The plan was to wait til 10 but I had said Hi to timekeeper Paul and to Stuart and there seemed little point hanging around getting chilly. At 9.50 I set off. Just behind Jeff and Serena who I caught after the permissive path and camp site.

 There were some boggy fields on this first third of the route and we were already overtaking walkers. Running with them made me push harder than I had intended but it was good to chat and have company. Jeff was after a partner for the OMM in Japan- sadly we would be in Nepal by then. At the route choice we parted company - they explored the fields and I went up the lanes. The lanes were longer and had more climb. The muddy fields were marginally quicker. 

By Gowbarrow the sun was out and the views along the Lake or just of the autumn colours were fab.

 A flouro jacket on the summit led us to believe we must visit the top. There was no CP but the view was worth it anyway. The descent was slippy and the rocks greasy with mud from boots. Some of the walkers were already struggling and wondering what they had got themselves in to. Jeff shot ahead and by the time we reached the road CP he was out of site. I grabbed some savoury food but forgot to put any water in my bottle. Oops. After a squeeze under, over trees and a stile it was a rather boggy path up next to the wall towards Glencoyne. 

For Joe's challenge we were doing the high level variants over Gowbarrow and the Cockpit plus an extra bit in Glencoyne.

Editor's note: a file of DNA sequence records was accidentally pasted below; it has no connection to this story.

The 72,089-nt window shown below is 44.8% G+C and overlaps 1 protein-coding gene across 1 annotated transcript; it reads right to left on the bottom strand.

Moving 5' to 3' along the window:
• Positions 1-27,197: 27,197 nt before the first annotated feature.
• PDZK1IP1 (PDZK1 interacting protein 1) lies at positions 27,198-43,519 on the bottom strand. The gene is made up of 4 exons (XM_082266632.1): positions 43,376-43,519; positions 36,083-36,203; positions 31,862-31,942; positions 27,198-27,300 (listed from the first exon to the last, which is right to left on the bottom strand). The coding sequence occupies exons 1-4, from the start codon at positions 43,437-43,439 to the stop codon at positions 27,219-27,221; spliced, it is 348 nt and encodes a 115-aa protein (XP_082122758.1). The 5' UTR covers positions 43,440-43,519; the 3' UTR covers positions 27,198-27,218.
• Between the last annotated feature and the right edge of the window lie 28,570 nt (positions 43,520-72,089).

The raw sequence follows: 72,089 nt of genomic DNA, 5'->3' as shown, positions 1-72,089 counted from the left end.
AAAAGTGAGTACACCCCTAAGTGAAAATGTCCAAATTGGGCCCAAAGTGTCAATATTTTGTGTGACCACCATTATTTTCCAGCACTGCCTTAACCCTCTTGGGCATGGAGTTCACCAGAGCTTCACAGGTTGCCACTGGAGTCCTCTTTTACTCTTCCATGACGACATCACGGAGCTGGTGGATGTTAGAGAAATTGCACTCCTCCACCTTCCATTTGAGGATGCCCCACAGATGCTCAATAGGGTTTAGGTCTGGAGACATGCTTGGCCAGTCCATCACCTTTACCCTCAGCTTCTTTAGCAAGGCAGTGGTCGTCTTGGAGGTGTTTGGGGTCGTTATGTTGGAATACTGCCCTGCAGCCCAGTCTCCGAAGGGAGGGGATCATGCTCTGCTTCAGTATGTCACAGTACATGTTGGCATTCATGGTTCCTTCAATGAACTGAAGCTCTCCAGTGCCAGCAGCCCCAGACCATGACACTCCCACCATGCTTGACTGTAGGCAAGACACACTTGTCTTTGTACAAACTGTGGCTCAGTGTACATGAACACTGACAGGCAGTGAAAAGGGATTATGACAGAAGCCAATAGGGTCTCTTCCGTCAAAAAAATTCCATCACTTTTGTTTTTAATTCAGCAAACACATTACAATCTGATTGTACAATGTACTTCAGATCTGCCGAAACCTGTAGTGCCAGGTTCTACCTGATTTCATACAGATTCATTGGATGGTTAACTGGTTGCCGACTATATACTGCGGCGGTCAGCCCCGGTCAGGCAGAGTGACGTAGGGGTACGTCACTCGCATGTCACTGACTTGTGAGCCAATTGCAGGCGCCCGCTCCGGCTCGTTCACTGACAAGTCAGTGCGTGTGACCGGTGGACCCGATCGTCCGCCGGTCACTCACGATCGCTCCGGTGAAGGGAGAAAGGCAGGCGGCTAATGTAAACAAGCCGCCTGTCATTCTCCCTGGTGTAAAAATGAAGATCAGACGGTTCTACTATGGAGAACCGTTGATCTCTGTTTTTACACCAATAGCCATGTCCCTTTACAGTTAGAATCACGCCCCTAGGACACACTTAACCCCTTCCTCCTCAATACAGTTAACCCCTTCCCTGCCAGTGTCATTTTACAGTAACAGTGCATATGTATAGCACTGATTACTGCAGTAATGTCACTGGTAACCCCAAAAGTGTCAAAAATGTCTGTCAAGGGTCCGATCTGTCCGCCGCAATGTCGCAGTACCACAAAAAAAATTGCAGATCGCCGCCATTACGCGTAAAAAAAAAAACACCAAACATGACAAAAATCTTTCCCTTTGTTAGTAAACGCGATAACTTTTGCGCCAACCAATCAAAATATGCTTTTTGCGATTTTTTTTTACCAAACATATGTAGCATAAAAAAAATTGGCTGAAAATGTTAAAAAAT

At the end of the bog I caught Jeff (temporarily) and also Bob. The path then became a lovely little single track that was dry. 

This was my favourite part of the whole route. I liked the rock steps but was now starting to struggle to breath and my chest was not happy. A pounding heart even caused me to sit and let it recover for a couple of minutes before running off to the moonscape and bridge high above Glenriding. I passed Jane R and others before dropping to bell Cottage where Nicky gave me a giant hug and I handed over loads of beer bottle tops to her. A jelly baby from her youngest and a handful of cheese before I was off again. I passed the always happy Trawden runners and then the not so happy Andy F who had a sore knee. Down into Patterdale with a view of the flood control river banks, past the tourists and along the roadside paths to Side Farm.

 No stop here today but the big wide track along the lake side. 

At least it started that way before getting narrow and clambering over rocks and tree roots. I was still passing walkers and slower runners but not exactly racing hard. Near Howton I saw Sandra putting her mended ankle to the test. 

From here it was the home stretch and I knew it well. Up one field, through a garden and onto the big path by the wall. The new barn cafe was open but there was no time to stop today. I picked off runners as we climbed steadily to the trees at the top.

 The run round to the Cockpit was easy and I was so surprised to find no marshal that I stopped to take a photo. Only a mile or so left now and almost all was down hill thankfully.  Back into the village and the pub car park. 4 hours 43.

 It seemed very slow after 8.5 hours for RR50 but I was happy. Lots of refuelling with cups of tea and cake! 

Great gift of a mug from Joe and a nice chat with Jeff who finished about 10 minutes ahead of me and then Paul and others. 

Getting chilly I went back to the van and changed before returning to watch Bob finish. 

A great day out on a route most found tougher than expected. Quite a few bailed and took the steamer. I had not sweated out my cold and needed two sit downs to get my heart rate normal again but it was a great day to be out and the views were splndid.